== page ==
CHICAGO – The issue of gender identity, especially for those who are born with a vagueness as to what to call themselves between/beyond boy and girl, has come front and center in the U.S., both with the legalization of gay marriage and the callous repudiation of identity by trying to pass laws dismissing it (the North Carolina “bathroom” laws). The performance companies of The Living Canvas and Nothing Without a Company is currently staging “[Trans]formation,” which presents gender identity art by six performers, who perform most of the play in the nude.
CHICAGO – In the latest HollywoodChicago.com Hookup: TV with our unique social giveaway technology, we have 60 pairs of advance-screening TV passes up for grabs to NBC’s new TV thriller “Crisis” starring Gillian Anderson (“The X-Files”)!
CHICAGO – Has there ever been a network TV show more cinematic than “Hannibal”? Especially when one watches it commercial-free in “binge” format on the newly-released Blu-ray, one can even more distinctly appreciate the fact that the first season of Bryan Fuller’s incredible show, the best on network TV, plays like long film. Scratch that.
CHICAGO – Would you betray your cause and the rest of your family tree for the safety of your son? Such is the nightmarish question that Collette must answer in James Marsh’s tense, complex “Shadow Dancer,” a slow-burn thriller that may be a bit too slow at times but builds in power by the final reel. It is On Demand now and opens in New York and Los Angeles on Friday, May 31. It’s worth seeking out.
CHICAGO – With a delicacy and melancholy reminiscent of the Dardennes brothers, Ursula Meier’s “Sister,” shortlisted for the Oscar for Best Foreign Language Film and opening tomorrow in Chicago at the Music Box Theatre, is a heartbreakingly effective piece of work about a boy forced to be a man by his circumstance.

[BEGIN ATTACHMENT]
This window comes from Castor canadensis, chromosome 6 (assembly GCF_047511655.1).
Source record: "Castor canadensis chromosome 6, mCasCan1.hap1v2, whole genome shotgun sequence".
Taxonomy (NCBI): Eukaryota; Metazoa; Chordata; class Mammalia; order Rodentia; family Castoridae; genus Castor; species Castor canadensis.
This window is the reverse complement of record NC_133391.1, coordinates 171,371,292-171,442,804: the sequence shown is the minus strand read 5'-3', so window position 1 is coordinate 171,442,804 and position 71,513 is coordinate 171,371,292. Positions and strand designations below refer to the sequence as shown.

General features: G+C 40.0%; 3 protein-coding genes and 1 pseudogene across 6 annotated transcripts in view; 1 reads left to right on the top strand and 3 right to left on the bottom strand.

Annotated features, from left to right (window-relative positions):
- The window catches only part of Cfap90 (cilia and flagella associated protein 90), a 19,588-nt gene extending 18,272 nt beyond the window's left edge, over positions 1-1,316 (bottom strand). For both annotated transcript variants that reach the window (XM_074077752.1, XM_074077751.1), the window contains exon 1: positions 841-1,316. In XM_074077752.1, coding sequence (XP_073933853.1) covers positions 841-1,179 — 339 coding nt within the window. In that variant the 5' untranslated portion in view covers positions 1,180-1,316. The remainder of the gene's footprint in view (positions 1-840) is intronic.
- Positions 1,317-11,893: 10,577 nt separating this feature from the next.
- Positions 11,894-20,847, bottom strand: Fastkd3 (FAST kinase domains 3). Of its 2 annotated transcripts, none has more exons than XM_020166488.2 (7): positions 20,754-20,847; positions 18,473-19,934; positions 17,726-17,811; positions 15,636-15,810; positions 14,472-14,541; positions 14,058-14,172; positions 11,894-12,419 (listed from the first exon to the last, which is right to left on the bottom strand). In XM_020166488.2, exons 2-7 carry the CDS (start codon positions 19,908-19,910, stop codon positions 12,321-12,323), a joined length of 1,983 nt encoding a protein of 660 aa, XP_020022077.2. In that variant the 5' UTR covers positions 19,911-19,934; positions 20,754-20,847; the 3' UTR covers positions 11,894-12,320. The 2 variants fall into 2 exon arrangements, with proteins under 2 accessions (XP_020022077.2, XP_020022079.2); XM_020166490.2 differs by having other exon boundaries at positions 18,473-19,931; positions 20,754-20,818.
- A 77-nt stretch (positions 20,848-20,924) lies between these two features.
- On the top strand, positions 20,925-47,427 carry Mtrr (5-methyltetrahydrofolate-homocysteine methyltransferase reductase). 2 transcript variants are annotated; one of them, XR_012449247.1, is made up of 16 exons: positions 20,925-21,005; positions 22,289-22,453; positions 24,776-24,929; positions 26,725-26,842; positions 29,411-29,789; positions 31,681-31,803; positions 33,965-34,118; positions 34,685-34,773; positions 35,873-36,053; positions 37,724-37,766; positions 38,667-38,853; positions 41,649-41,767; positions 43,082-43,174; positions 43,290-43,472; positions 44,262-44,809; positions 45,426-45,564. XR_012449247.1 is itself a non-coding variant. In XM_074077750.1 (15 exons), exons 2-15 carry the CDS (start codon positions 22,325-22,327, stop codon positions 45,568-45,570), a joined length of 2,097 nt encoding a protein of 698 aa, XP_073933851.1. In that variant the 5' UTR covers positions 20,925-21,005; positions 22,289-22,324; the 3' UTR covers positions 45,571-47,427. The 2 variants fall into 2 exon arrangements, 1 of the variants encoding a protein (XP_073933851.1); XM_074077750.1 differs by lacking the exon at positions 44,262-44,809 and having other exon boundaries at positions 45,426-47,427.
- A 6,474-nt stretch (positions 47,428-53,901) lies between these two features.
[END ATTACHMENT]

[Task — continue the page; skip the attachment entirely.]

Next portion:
CHICAGO – Very few pieces of fiction have had the proven staying power of Charles Dickens’ “Great Expectations,” which gets yet another adaptation in a two-week mini-series Masterpiece version, starting this Sunday, April 1st, 2012, on PBS.
CHICAGO – Just as every country desires to have its own take on “The Office,” every country needs its own Clouseau. The sheer number of bumbling detectives in cinema are too vast to count, though a few deserve to stand out, such as Jean Dujardin’s suavely clueless OSS 117. Johnny English, on the other hand, deserves to be placed at the back of the crowd, in between Steve Martin and Roberto Benigni.
DVD Rating: 1.0/5.0
CHICAGO – Considering the talent on display, “How to Lose Friends and Alienate People” is jaw-droppingly, shockingly bad. If this was just another straight-to-video National Lampoon comedy, it might be easier to forgive, but how so many funny people got involved in a project so misguided will remain one of the biggest movie mysteries of 2008.
CHICAGO – “The X-Files: I Want to Believe” was an unqualified disaster in theaters. One of the worst movies of 2008, the film downplayed the strengths of the first few seasons of the influential series and emphasized the weaknesses of the show’s ignominious end.
Interview: British Cult Star Simon Pegg is Fish Out of Water in ‘How to Lose Friends & Alienate People’Submitted by HollywoodChicago.com on October 3, 2008 - 1:14am
CHICAGO – Simon Pegg (the British cult hero of “Shaun of the Dead” and “Hot Fuzz”) was welcomed to a Chicago hotel where his press event was taking place with personalized water bottles that sported his face.
CHICAGO – Following an addictive TV series that spanned from 1992 to 2002, I wanted to believe “The X-Files: I Want to Believe” would more dynamically pay homage to its television success than Chris Carter’s first film attempt in 1998. In take two, though, it didn’t happen.